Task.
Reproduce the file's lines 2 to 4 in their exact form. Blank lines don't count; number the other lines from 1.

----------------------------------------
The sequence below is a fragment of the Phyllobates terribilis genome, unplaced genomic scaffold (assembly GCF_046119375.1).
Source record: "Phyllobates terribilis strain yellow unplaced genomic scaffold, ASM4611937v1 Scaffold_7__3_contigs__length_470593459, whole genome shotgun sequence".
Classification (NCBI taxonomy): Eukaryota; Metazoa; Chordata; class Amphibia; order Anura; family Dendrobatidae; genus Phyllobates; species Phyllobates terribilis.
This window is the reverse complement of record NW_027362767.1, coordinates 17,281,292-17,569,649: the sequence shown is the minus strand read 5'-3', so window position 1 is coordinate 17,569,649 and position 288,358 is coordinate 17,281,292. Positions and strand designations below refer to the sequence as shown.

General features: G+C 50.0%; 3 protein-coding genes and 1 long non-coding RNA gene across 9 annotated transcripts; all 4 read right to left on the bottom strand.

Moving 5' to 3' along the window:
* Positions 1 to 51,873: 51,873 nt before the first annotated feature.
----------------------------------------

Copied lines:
Source record: "Phyllobates terribilis strain yellow unplaced genomic scaffold, ASM4611937v1 Scaffold_7__3_contigs__length_470593459, whole genome shotgun sequence".
Classification (NCBI taxonomy): Eukaryota; Metazoa; Chordata; class Amphibia; order Anura; family Dendrobatidae; genus Phyllobates; species Phyllobates terribilis.
This window is the reverse complement of record NW_027362767.1, coordinates 17,281,292-17,569,649: the sequence shown is the minus strand read 5'-3', so window position 1 is coordinate 17,569,649 and position 288,358 is coordinate 17,281,292. Positions and strand designations below refer to the sequence as shown.